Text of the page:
• local councils may classify dogs as ‘menacing’ or ‘dangerous’–such dogs must be muzzled in public and neutered
  • ‘dangerous’ dogs must be fenced in, so people can access the dog owner’s house without exposing themselves to risk of attack
  • certain types of dog are classified as ‘menacing’ and can no longer be imported (Brazilian Fila, Dogo Argentino, Japanese Tosa, Perro de Presa Canario and all types of American Pit Bull Terrier)
  • all dogs registered from 1 July 2006 and all dogs classified as ‘dangerous’ or ‘menacing’ since 1 December 2003 have to be micro-chipped
  • local councils can require dog owners to remove faeces left by their dogs. Dog control officers may require the owner of a persistently barking dog to curtail the nuisance or remove the dog
  • Stock owners are liable for any damage caused by their stock wandering onto the road if the presence of the stock on the road is due to the owner’s negligence – that is, where the owner has not taken sufficient care to prevent stock wandering or to warn road users of the likely presence of stock. Where stock trespasses onto someone else’s land, the occupier of that land may claim damages from the stock owner in circumstances outlined in the Impounding Act 1955. However, the occupier cannot recover damages unless the occupier’s land is adequately fenced to keep out the stock or the lack of fencing did not contribute to the trespass

Noise, vibration and smell

The law recognises that people have to live together in communities and there must be a certain amount of give and take before the right to a legal remedy arises. Playing a stereo loudly, machine noise or smoke from a rubbish fire are not legal nuisances if they occur only occasionally.

It all comes down to a question of degree and, to some extent, intention. In many cases, actions by neighbours that interfere with the enjoyment of your property may be contrary to local bylaws or fire regulations. Whether a noise is “excessive” might depend on the time of day. Depending on local council policy you might have to turn music down after 10 or 11 pm. Local council enforcement officers also can issue abatement notices or excessive noise directions to control noxious elements, adverse effects on the environment or unreasonable noise. If you don’t obey the direction, the enforcement officer can come back with the police and take away the source of the noise (your stereo or other sound equipment).

A lawyer can advise you in this complex field.

The Resource Management Act 1991 provides various remedies in the case of persistent noise and other nuisances. In most situations a person can apply to the Environment Court for an enforcement order.

In addition, the Resource Management Act imposes a specific duty on occupiers of land or people using lakes, rivers and the coastal marine areas to avoid unreasonable noise and it allows enforcement officers to require occupiers to reduce noise to a reasonable level.

Unpleasant smells or accumulations of rubbish, if persistent, may amount to nuisances under the Health Act 1956 or may be dealt with by way of enforcement orders or abatement notices under the Resource Management Act.

Use of land or buildings

Resource management law

District plans and other laws control how a property can be used. Through its local council, each community has separate zones for residential, rural, commercial and industrial uses that limit what landowners can do with their land.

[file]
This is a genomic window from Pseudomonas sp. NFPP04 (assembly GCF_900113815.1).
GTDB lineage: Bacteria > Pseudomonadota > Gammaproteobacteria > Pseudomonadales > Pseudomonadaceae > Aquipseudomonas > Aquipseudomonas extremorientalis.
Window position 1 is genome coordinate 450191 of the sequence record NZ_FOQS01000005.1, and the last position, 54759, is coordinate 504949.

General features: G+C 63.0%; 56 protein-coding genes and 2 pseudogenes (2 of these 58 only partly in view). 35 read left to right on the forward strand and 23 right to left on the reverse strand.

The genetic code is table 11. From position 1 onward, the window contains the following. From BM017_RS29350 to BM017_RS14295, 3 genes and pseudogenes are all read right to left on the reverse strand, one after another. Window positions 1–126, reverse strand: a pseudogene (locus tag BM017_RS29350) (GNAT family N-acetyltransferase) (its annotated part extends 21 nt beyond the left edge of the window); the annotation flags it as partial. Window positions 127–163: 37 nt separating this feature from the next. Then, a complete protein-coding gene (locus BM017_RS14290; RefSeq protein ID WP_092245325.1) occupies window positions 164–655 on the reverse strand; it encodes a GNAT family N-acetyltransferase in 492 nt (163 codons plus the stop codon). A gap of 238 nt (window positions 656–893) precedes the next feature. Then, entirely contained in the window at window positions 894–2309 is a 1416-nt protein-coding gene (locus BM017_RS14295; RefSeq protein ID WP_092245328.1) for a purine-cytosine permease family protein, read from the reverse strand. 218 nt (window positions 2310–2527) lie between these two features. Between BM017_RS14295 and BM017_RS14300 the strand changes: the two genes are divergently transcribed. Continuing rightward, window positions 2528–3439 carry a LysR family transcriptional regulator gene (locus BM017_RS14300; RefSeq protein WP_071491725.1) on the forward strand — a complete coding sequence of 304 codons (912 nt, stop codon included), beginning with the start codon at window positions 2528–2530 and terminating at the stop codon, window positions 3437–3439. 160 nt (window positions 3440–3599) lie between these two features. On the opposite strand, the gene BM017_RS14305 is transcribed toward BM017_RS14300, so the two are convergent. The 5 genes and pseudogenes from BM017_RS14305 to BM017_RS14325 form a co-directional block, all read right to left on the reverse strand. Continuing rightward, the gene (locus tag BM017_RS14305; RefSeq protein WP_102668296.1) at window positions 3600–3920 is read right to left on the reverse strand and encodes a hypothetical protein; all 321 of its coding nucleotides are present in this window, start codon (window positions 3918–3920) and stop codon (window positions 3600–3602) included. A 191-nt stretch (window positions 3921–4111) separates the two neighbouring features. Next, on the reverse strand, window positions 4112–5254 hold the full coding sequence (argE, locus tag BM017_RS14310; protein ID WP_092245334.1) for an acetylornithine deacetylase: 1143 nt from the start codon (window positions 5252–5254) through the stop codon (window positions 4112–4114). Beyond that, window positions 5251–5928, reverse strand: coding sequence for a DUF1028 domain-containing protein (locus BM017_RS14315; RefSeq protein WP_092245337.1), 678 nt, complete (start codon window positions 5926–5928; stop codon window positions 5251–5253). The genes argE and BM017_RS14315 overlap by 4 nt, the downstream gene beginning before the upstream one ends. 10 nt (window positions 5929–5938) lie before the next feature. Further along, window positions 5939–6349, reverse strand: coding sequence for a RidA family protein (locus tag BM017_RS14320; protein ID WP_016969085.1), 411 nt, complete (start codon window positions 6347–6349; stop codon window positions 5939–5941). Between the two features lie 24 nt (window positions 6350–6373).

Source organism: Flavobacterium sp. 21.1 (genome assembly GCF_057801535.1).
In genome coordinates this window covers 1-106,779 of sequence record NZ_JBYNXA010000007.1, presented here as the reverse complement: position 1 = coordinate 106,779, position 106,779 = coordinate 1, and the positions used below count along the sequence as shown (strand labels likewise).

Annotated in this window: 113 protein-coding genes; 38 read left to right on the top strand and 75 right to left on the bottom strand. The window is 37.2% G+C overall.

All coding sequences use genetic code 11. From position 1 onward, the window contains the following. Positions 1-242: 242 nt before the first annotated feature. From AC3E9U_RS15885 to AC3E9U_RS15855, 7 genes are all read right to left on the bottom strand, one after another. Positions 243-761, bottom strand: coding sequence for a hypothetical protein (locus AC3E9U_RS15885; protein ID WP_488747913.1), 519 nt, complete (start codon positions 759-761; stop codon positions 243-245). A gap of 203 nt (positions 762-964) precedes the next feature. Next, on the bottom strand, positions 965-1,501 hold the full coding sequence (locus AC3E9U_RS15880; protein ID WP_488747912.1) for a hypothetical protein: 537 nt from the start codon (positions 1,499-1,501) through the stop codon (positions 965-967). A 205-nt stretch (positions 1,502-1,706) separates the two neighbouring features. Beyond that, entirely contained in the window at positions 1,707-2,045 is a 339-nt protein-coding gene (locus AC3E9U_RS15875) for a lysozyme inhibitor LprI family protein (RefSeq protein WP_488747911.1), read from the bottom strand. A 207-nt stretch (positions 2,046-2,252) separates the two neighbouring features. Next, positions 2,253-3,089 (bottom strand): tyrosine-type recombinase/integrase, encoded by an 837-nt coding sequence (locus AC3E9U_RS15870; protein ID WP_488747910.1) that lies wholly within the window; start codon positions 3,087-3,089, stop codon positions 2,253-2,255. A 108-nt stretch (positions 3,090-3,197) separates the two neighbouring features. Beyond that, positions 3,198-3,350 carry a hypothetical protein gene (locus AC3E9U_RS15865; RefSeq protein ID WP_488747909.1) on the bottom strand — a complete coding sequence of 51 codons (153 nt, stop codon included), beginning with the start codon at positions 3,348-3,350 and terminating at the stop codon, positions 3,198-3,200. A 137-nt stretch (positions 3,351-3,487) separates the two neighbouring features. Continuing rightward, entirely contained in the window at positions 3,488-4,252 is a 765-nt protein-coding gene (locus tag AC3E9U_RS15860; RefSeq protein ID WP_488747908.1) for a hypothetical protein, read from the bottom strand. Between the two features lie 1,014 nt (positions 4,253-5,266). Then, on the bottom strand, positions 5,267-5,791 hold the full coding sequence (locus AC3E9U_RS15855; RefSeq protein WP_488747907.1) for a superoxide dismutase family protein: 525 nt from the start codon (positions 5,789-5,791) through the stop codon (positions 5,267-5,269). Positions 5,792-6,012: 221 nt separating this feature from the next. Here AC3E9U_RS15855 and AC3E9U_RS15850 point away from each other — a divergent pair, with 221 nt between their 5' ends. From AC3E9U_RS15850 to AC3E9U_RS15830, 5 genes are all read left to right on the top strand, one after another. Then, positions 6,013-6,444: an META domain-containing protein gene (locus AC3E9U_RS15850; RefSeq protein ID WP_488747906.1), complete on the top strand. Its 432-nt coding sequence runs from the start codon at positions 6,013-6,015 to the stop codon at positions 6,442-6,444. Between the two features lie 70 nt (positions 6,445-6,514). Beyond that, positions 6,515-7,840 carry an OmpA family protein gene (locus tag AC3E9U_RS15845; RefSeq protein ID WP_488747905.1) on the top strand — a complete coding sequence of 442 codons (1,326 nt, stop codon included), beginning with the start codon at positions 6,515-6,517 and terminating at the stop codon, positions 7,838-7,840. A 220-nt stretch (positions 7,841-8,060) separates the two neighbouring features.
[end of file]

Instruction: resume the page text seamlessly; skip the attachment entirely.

The district plan helps protect you – for example by preventing your neighbour establishing a car-wrecking yard or a fish-and-chip shop next door without you having the right to object.

When deciding what to use your property for, you should check with the local council that the proposed activity is permitted by the district plan. If not, you may need resource consent.

If you need a resource consent and fail to obtain one, the local council can require you to cease your activities. You are entitled to make inquiries at your local council about proposals your neighbours have submitted. Local council records relating to applications for resource consents and building consents are public records.

Where your property includes land within the coastal marine area or includes the bed of a lake or river, certain activities such as erecting structures, disturbing the beds or destroying plants may be governed by a regional plan or regional coastal plan, or may require resource consent.

You should know the effect of the resource management laws so far as they affect your property. If you don’t, a lawyer can tell you.


Building work, building extensions and alterations to buildings must comply with the Building Act 2004 and national building code and, where appropriate, with the Resource Management Act. Usually a building consent issued by the local council is needed. A building consent is different from resource consent, and both may be required.

Neighbours cannot complain if the proper building consent has been issued and complied with, but if building consent has not been obtained the council can issue a notice requiring the owner to rectify the work (this can include removal).

Failure to comply with a notice could result in the council entering the land to carry out remedial work. The owner may also have to pay substantial fines. Where a building is dangerous or insanitary, a council can issue a notice requiring that work be carried out to correct the situation.


Landowners are allowed to dig or excavate their own land, but neighbours are entitled to “natural support”, that is lateral support of the land in its natural position. Excavation that appears to remove support is not in itself sufficient to make the excavating owner liable – damage must have occurred by subsidence.

On the other hand, buildings do not enjoy a right of support so an excavator will generally be liable only for damage to the building (or to the land if the building’s weight led to subsidence) when there is negligence. Local council requirements may require retaining walls to be erected when excavations are undertaken.